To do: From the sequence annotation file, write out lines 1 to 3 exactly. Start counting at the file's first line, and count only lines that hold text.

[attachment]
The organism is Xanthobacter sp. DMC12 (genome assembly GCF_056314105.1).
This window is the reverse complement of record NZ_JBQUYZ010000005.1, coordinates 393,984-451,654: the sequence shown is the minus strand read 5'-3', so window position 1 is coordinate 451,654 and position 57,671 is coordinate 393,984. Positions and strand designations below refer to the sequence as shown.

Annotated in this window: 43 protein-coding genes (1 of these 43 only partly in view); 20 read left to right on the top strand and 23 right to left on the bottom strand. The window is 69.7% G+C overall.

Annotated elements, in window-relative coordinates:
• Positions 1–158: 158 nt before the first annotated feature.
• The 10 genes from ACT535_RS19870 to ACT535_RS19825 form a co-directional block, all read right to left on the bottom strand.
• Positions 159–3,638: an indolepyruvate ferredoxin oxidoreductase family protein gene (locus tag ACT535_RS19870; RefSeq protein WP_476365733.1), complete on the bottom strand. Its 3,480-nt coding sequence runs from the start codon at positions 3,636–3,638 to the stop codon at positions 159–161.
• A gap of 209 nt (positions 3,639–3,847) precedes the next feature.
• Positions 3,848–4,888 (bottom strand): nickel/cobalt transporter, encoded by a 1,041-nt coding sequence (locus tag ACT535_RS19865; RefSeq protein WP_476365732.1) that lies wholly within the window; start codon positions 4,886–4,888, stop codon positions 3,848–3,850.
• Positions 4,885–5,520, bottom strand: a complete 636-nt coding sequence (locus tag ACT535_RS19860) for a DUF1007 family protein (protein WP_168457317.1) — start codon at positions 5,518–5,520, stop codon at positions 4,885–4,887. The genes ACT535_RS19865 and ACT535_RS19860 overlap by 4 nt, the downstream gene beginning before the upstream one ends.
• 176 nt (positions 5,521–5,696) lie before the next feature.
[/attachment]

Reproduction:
The organism is Xanthobacter sp. DMC12 (genome assembly GCF_056314105.1).
This window is the reverse complement of record NZ_JBQUYZ010000005.1, coordinates 393,984-451,654: the sequence shown is the minus strand read 5'-3', so window position 1 is coordinate 451,654 and position 57,671 is coordinate 393,984. Positions and strand designations below refer to the sequence as shown.

Annotated in this window: 43 protein-coding genes (1 of these 43 only partly in view); 20 read left to right on the top strand and 23 right to left on the bottom strand. The window is 69.7% G+C overall.